8 weird winter sports that should be in the Olympics
From the skeleton to curling, the Winter Olympics can introduce you to a host of sports you never knew you were passionately interested in.
But over the years, there have been many ingenious athletes who have used snow, ice and skis to create hilarious and extreme new games sadly overlooked by Olympic officials.
With the 2018 Winter Olympics beginning on Friday, here are some of the the weirdest cold-weather sports that will not be on display in South Korea – but really should be.
1. Ski ballet
Have you ever looked at a ballet dancer and thought the experience would be greatly improved with two large skis? Ski ballet rose to fame in the 1970s, and regrettably, isn’t too popular any more.
In the 1988 and 1992 Winter Olympics, ski ballet was a demonstration sport, meaning it was given a trial run, but wasn’t renewed for 1996.
2. Dog sled racing
Dog sled racing is another Olympic demonstration sport that unfortunately failed to gain event status.
The sport is popular in the Arctic regions of the United States, Canada, Russia and Greenland, and involves a timed competition of sled dog teams that pull a driver along.
If you think skiing would be far more interesting with farm animals, you’ll want skijoring to be part of the Olympics.
Skijoring is a winter sport where a person on skis is pulled by an animal, most commonly a horse or a dog. The name comes from the Norwegian skikjøring, roughly translating to ski driving.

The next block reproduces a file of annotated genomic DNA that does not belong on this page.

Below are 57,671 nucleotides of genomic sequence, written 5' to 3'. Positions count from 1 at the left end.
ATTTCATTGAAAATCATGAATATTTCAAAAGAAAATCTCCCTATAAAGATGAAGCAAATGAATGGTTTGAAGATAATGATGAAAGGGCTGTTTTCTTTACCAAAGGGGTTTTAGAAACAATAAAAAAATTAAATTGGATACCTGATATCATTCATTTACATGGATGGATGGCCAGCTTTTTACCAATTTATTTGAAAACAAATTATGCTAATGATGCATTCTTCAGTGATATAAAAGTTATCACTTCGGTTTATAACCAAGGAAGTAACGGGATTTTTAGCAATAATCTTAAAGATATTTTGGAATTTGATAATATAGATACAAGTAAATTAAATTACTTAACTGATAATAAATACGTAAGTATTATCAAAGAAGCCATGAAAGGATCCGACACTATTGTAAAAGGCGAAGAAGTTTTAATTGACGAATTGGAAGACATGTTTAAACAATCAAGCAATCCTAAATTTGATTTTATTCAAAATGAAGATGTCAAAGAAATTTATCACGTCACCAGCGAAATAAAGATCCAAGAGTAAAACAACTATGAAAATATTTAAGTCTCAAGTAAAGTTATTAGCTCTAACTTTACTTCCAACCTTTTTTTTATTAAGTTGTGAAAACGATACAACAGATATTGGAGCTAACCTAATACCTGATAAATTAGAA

4. Shovel racing
Shovel racing, although an odd sport, is pretty self-explanatory. Riders race down snowy hills sitting on a shovel, which can be waxed and modified to achieve break-neck speeds.
Top speeds of elite Shovel Racers can reach up to 70 miles an hour… Now that’s worthy of a medal.
You’ve probably played a smaller-scale version of this sport, maybe even to Olympian standards. Yukigassen is basically an enormous snowball fight.
The Japanese sport is made up of two teams throwing ready-made snowballs at each other; the aim is to snatch the opponent’s flag without getting hit by a snowball.
6. Polar Bear Swimming
This extreme winter sport takes place every January in South Korea. Locals jump into the freezing water and race for 80 metres in nothing more than swimming costumes.
The Polar Bear Swimming Contest has taken place at Haeundae Beach every year since 1988 to welcome the new year and spread good cheer.
Bandy is a team winter sport similar to ice hockey, but played with a ball. It’s the world’s second most popular winter sport, and the Duchess of Cambridge even had a go on a recent trip to Sweden.
Bandy was played as a demonstration sport in the 1953 Winter Olympics, and negotiations are currently going on about the inclusion of the sport in 2022.
8. Snow Kayaking
Along with skeleton, snow kayaking could be a contender for the most extreme winter sport.
Unlike kayaking on water, riders descend steep snow slopes, often running the risk of crashing into trees or rocks.